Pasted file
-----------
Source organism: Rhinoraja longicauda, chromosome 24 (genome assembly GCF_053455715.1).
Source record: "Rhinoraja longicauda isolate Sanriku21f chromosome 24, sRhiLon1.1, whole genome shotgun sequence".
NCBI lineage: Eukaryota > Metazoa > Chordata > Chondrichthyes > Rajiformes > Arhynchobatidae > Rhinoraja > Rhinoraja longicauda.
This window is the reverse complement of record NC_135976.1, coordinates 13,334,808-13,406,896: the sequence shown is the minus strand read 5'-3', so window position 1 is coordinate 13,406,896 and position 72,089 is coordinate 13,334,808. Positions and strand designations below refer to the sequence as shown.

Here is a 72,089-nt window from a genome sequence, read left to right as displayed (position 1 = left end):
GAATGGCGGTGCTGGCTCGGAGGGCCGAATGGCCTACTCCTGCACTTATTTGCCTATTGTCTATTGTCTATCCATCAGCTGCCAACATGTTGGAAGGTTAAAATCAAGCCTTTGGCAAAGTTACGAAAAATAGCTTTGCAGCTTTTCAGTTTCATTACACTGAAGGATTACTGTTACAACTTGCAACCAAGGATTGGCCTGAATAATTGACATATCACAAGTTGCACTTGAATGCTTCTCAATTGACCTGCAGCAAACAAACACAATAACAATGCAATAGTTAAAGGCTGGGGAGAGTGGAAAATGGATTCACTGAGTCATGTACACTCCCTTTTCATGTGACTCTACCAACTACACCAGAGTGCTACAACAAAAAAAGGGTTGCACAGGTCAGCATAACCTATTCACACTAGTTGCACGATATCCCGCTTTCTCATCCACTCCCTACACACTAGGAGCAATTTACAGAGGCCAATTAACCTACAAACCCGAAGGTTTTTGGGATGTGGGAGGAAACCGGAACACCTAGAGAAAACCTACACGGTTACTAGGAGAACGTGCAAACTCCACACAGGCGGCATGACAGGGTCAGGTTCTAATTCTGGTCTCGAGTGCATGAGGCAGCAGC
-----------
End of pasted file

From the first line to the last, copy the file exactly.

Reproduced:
Source organism: Rhinoraja longicauda, chromosome 24 (genome assembly GCF_053455715.1).
Source record: "Rhinoraja longicauda isolate Sanriku21f chromosome 24, sRhiLon1.1, whole genome shotgun sequence".
NCBI lineage: Eukaryota > Metazoa > Chordata > Chondrichthyes > Rajiformes > Arhynchobatidae > Rhinoraja > Rhinoraja longicauda.
This window is the reverse complement of record NC_135976.1, coordinates 13,334,808-13,406,896: the sequence shown is the minus strand read 5'-3', so window position 1 is coordinate 13,406,896 and position 72,089 is coordinate 13,334,808. Positions and strand designations below refer to the sequence as shown.

Here is a 72,089-nt window from a genome sequence, read left to right as displayed (position 1 = left end):
GAATGGCGGTGCTGGCTCGGAGGGCCGAATGGCCTACTCCTGCACTTATTTGCCTATTGTCTATTGTCTATCCATCAGCTGCCAACATGTTGGAAGGTTAAAATCAAGCCTTTGGCAAAGTTACGAAAAATAGCTTTGCAGCTTTTCAGTTTCATTACACTGAAGGATTACTGTTACAACTTGCAACCAAGGATTGGCCTGAATAATTGACATATCACAAGTTGCACTTGAATGCTTCTCAATTGACCTGCAGCAAACAAACACAATAACAATGCAATAGTTAAAGGCTGGGGAGAGTGGAAAATGGATTCACTGAGTCATGTACACTCCCTTTTCATGTGACTCTACCAACTACACCAGAGTGCTACAACAAAAAAAGGGTTGCACAGGTCAGCATAACCTATTCACACTAGTTGCACGATATCCCGCTTTCTCATCCACTCCCTACACACTAGGAGCAATTTACAGAGGCCAATTAACCTACAAACCCGAAGGTTTTTGGGATGTGGGAGGAAACCGGAACACCTAGAGAAAACCTACACGGTTACTAGGAGAACGTGCAAACTCCACACAGGCGGCATGACAGGGTCAGGTTCTAATTCTGGTCTCGAGTGCATGAGGCAGCAGC